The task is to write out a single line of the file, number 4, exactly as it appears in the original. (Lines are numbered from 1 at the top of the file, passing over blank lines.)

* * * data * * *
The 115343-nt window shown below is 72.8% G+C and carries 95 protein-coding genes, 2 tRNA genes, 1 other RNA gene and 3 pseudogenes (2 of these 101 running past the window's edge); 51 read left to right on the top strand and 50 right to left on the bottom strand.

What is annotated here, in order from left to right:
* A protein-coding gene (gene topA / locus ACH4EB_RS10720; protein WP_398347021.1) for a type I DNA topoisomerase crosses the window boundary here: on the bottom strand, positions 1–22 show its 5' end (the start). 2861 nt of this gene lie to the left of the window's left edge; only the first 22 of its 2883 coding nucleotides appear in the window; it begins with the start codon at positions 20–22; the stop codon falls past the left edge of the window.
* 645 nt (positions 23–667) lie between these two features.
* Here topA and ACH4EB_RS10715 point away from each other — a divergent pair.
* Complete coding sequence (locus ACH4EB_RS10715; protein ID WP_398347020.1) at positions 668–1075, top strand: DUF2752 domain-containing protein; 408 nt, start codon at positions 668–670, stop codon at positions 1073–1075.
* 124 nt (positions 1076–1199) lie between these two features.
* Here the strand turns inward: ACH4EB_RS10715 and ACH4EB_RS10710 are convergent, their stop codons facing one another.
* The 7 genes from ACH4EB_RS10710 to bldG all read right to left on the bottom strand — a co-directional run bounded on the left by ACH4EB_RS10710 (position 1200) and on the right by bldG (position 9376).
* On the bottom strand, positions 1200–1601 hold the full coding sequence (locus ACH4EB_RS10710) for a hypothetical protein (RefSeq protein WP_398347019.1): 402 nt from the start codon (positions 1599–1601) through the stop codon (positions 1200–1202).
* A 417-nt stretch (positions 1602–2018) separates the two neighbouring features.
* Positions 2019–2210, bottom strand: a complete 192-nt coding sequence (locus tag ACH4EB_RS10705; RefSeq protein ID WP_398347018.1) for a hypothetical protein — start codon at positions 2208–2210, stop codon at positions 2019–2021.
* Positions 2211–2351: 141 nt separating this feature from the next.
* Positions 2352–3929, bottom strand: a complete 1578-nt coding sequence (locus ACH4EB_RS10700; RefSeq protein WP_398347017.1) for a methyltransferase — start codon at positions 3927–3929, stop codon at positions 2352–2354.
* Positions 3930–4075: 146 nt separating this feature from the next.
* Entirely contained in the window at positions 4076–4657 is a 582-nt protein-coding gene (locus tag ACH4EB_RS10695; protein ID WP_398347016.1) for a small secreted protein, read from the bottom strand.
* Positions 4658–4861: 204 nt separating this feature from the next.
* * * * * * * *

* 645 nt (positions 23–667) lie between these two features.